The causes of addiction can be complex. However, many begin very early in our development, stemming from a lack of healthy bonding to our caregiver. When we experience healthy bonding or attachment, we come to see the world as a safe place. A place where we can be who God created us to be and explore our own authenticity without fear of punishment. This would be considered a secure attachment. Healthy connection, love, and bonding naturally produce feel good chemicals or endorphins in our brains meant for our survival.

Guess what drugs, alcohol and other addictions do? They release those feel-good chemicals too.

As humans, attachment is something we can’t live without. It is a God-given need. Addictive substances can mimic this process in our brains, but in unnatural and unhealthy ways. Therefore, addiction can become a fake form of bonding. If we did not get what we needed to become secure in our world, later in life we can turn to a substance in an attempt to meet our attachment needs. For instance, when I started drinking, I felt connected to people. The alcohol released feel good endorphins that made me feel warm, content and confident. I felt like everything was going to be okay. The problem is this is how we are supposed to bond with people; not heroin, alcohol, food, gambling, or other destructive things.

The insecurity from unhealthy bonding can cause anxiety, depression, panic attacks, and other problems.

We turn to the addiction to self sooth since not only does the addiction mimic the bonding, it becomes a sort of coping mechanism to replace the relational skills we lack due to the lack of bonding. There are several types of attachment disorders or styles. One of those is avoidant. We can develop this attachment style if we were ignored as children. I had a friend in high school who was ignored by her parents. Her brother never came out of his room and she was bulimic and addicted to drugs by age eleven. Sadly, she passed away from her addiction several years ago. While the drugs and alcohol may have killed her body, it was neglect that killed her soul.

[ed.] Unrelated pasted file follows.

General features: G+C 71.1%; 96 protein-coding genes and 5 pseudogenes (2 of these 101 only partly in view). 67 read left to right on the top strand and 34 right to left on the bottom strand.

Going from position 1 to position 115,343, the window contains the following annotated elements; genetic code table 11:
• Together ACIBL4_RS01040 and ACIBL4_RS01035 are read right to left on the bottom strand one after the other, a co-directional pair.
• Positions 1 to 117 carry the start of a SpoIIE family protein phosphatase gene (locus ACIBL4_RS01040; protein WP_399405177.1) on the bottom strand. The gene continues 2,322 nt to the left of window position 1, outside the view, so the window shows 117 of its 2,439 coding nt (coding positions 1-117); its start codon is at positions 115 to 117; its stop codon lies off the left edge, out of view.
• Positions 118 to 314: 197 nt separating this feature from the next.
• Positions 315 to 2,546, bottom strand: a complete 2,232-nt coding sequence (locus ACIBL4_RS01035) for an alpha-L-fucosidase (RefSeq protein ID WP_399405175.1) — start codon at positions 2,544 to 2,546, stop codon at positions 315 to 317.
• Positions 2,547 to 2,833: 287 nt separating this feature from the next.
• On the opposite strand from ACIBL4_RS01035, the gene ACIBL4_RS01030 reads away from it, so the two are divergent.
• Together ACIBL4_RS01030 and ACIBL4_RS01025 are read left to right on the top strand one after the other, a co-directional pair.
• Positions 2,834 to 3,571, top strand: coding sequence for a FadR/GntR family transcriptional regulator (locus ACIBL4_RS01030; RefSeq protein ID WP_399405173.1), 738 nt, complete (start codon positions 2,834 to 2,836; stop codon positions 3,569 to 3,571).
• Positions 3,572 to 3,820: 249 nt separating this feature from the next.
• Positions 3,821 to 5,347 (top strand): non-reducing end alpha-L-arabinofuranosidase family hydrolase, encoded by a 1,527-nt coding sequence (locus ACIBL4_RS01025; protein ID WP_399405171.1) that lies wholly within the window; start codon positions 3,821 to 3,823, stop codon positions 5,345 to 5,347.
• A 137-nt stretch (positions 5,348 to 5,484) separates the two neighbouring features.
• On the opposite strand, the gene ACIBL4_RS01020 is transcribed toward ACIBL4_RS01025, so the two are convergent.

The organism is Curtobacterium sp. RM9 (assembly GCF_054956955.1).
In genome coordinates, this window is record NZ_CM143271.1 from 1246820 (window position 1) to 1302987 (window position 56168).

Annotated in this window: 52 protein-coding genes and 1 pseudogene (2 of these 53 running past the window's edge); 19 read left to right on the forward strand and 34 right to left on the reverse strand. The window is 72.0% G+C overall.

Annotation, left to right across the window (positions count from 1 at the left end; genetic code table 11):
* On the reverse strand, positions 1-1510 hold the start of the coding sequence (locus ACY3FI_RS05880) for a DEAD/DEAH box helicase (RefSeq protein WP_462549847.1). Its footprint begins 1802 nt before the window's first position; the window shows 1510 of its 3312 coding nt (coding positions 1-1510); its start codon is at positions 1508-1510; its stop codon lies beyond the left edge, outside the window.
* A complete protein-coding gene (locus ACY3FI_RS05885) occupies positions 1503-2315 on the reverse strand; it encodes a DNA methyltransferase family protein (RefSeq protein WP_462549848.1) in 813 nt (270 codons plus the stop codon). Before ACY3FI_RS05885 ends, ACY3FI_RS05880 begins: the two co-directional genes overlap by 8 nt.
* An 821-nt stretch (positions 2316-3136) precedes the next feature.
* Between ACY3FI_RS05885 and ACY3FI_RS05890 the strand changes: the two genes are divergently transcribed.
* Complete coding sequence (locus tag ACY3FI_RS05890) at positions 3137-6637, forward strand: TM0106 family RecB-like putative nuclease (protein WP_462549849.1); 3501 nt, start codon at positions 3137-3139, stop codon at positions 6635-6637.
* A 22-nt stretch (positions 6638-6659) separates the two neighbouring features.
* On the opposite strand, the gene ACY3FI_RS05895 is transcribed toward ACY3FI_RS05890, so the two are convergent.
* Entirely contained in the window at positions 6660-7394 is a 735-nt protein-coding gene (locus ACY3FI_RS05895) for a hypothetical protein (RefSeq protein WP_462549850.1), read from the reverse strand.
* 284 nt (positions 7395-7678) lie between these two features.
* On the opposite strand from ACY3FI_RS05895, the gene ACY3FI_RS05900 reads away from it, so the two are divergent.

This is why recovery is about learning to reattach to others without the substance and finding our way back to ourselves.

We must become the authentic person God created us to be prior to the trauma. The removal of the substance is the first phase of recovery. Only then can we begin to heal from our past and repair our brain, body, mind, and emotions. This is where the hard work comes in. If we are not properly attached, we can experience fear, anxiety, panic, depression or other challenges. These are the things we thought the substances were soothing, but they were only taking us further and further away from the root of the real problem. Initially, the most important thing to do is ask for help. This is where a good therapist or sponsor comes in.

When you share your authentic self and your story with another person who is validating you, a connection is formed based on your own authenticity.

Two enormous pieces of the recovery pie are attachment and authenticity. When we don’t get our attachment needs met, our authenticity (who God created us to be) gets squelched. The most obvious example is: “Stop crying or I’ll give you something to cry about.” So, you stop because to cry means to not get what you need. A child is always going to choose attachment over authenticity. When our true emotional needs are not met, we hide who we are and create a false self. We learn coping strategies to get what we need and we lose touch with our real needs and with who we are. Essentially we are in process (codependent) mode. We are trying to figure out who and how to be to get our needs met. Later in life we can become super confused. We don’t understand the world and we can agonize over making decisions, second guessing ourselves at every turn.

The reason we don’t know who we are is because when we tried to express our authenticity it didn’t feel safe. It was met with shame or abuse.

This is why recovery from addiction is about finding our God given authentic self.  The good news is that we can heal. We can learn to bond with others in healthy ways and learn appropriate coping skills. The journey can feel long and sometimes difficult. But it is worth it because there is only one you, and you are worth knowing.

‘Your eyes saw my unformed substance; in your book were written, every one of them, the days that were formed for me, when as yet there was none of them” (Psalm 139:16).